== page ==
Current Affairs 2017 (July)

India is world’s third-biggest beef exporter: OECD-FAO report

According to recently released OECD-FAO Agricultural Outlook 2017-2026 report, India is the world’s third-biggest exporter of beef. Brazil was ranked as the world’s top beef exporter followed by Australia.

The report was released jointly by the Food and Agriculture Organisation (FAO) and the Organisation for Economic Cooperation (OECD).

Key Highlights of Report

India exported 1.56 million tonnes of beef in 2016. It is expected to maintain its position as the third-largest beef exporter, accounting for 16% of global exports in 2026 by exporting 1.93 tonnes that year. India imported 363,000 tonnes of beef in 2016 and the amount was projected to stay the same over the decade.

The type of beef exported was not specified, but the exported meat appears to be mostly from buffaloes as the report has specified the animal for imports by Myanmar from India. It needs to be clarified whether the report classifies even buffalo meat as beef.

The total world beef exports was 10.95 million tonnes in 2016 and it is expected to increase to 12.43 million tonnes by 2026. Till 2015, India was the world’s largest exporter of beef and had extended its lead over the next highest exporter, Brazil.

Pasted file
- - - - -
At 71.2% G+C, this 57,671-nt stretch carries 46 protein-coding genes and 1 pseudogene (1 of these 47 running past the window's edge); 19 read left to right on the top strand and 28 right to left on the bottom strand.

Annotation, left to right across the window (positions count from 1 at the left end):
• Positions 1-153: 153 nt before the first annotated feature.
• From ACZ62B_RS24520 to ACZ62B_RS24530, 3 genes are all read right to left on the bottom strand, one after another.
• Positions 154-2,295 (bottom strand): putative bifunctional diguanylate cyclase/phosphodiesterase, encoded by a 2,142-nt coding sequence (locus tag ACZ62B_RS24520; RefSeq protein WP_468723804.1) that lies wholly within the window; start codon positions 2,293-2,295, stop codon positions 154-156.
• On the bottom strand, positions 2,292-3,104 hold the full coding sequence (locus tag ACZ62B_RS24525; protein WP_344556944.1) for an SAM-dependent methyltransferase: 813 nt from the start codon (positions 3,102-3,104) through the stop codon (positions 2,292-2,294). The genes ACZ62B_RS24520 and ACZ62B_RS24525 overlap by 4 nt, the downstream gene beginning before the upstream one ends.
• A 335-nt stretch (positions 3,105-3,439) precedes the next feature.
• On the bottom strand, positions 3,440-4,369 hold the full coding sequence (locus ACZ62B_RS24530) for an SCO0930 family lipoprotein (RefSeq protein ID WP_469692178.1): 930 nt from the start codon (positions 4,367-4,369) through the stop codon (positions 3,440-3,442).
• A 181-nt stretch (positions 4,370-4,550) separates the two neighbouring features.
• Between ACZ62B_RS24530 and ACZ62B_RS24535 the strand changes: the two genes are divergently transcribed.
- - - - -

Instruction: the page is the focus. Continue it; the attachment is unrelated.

Sri Lanka, China sign $1.1 billion Hambantota port deal

Sri Lanka has signed a US $1.1 billion deal to sell a 70% stake of the strategic Hambantota deep-sea port to China. Hambantota port is a deep-water port in the southern tip of Sri Lanka. It sits close to busy east-west shipping lanes connecting Europe and Asia.

The deal was signed between Sri Lanka Ports Authority (SLPA) and China Merchants Port Holding Co. (CMPort). Under the 99-year lease agreement, CMPort will invest up to US $1.1 billion in the port and marine-related activities. CMPort will be only responsible for commercial operations, while the SLPA will handle port’s operations, security and services.


The port is expected to play a key role in China’s Belt and Road initiative (BRI), which will link ports and roads between China and

Europe. It is also considered that, this deal gives an advantage to China in the bunkering business, which provides fuel to ships.

India’s Concern

India is apprehensive that the port is part of Chinese ‘string of pearls’ with an objective to surround India and dock its military vessels. The String of pearls is a geopolitical theory on potential Chinese intentions in the Indian Ocean region. It refers to the network of Chinese military and commercial facilities and relationships along its sea lines of communication extending from the Chinese mainland to Port Sudan. These sea lines run through several major maritime choke points such as the Strait of Mandeb, Strait of Hormuz, Strait of Malacca and the Lombok Strait as well as other strategic maritime centres in Pakistan, Maldives, Sri Lanka, Bangladesh, and Somalia.